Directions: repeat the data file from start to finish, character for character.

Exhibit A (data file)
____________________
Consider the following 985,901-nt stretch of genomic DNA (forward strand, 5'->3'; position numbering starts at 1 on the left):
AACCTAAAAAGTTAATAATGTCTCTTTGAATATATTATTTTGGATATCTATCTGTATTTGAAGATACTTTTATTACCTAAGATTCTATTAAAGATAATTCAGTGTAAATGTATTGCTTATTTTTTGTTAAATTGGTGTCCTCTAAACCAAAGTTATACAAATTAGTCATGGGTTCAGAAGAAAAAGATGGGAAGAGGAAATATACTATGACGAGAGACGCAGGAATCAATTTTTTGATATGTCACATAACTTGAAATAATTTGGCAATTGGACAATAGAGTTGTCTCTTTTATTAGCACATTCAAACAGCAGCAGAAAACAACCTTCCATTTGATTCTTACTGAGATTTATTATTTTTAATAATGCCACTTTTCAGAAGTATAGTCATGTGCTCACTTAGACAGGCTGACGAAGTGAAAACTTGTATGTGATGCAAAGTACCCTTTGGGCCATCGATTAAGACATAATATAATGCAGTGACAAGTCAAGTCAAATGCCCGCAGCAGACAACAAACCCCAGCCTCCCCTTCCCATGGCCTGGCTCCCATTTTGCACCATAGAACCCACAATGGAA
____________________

Consider the following 985,901-nt stretch of genomic DNA (forward strand, 5'->3'; position numbering starts at 1 on the left):
AACCTAAAAAGTTAATAATGTCTCTTTGAATATATTATTTTGGATATCTATCTGTATTTGAAGATACTTTTATTACCTAAGATTCTATTAAAGATAATTCAGTGTAAATGTATTGCTTATTTTTTGTTAAATTGGTGTCCTCTAAACCAAAGTTATACAAATTAGTCATGGGTTCAGAAGAAAAAGATGGGAAGAGGAAATATACTATGACGAGAGACGCAGGAATCAATTTTTTGATATGTCACATAACTTGAAATAATTTGGCAATTGGACAATAGAGTTGTCTCTTTTATTAGCACATTCAAACAGCAGCAGAAAACAACCTTCCATTTGATTCTTACTGAGATTTATTATTTTTAATAATGCCACTTTTCAGAAGTATAGTCATGTGCTCACTTAGACAGGCTGACGAAGTGAAAACTTGTATGTGATGCAAAGTACCCTTTGGGCCATCGATTAAGACATAATATAATGCAGTGACAAGTCAAGTCAAATGCCCGCAGCAGACAACAAACCCCAGCCTCCCCTTCCCATGGCCTGGCTCCCATTTTGCACCATAGAACCCACAATGGAA